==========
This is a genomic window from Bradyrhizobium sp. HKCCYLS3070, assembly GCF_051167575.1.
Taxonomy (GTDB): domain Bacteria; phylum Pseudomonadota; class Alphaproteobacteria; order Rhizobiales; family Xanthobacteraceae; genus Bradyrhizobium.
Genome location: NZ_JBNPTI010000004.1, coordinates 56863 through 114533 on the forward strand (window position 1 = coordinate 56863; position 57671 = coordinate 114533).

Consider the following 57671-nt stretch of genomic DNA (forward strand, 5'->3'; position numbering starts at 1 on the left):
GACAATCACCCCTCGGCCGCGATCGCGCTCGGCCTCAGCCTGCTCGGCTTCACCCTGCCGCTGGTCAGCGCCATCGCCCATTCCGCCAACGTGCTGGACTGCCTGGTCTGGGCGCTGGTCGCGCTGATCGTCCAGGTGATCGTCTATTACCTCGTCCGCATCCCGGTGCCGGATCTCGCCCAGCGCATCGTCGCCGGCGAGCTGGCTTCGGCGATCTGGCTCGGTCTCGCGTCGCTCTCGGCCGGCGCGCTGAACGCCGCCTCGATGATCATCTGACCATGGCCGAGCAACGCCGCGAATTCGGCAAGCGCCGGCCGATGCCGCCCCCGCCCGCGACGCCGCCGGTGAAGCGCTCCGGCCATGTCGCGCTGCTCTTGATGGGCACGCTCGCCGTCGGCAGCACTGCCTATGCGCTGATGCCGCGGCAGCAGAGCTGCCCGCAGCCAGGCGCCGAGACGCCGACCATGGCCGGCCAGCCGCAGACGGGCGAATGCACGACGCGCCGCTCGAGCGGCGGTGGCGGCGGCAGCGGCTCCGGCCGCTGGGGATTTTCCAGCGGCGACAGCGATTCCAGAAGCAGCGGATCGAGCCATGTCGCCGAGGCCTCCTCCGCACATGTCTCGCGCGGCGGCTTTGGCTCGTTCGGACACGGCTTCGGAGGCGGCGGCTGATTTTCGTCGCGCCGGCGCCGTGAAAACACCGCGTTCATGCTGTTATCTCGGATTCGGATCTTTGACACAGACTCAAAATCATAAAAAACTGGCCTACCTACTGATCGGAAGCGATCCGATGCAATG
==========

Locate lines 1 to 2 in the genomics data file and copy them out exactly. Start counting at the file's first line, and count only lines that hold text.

This is a genomic window from Bradyrhizobium sp. HKCCYLS3070, assembly GCF_051167575.1.
Taxonomy (GTDB): domain Bacteria; phylum Pseudomonadota; class Alphaproteobacteria; order Rhizobiales; family Xanthobacteraceae; genus Bradyrhizobium.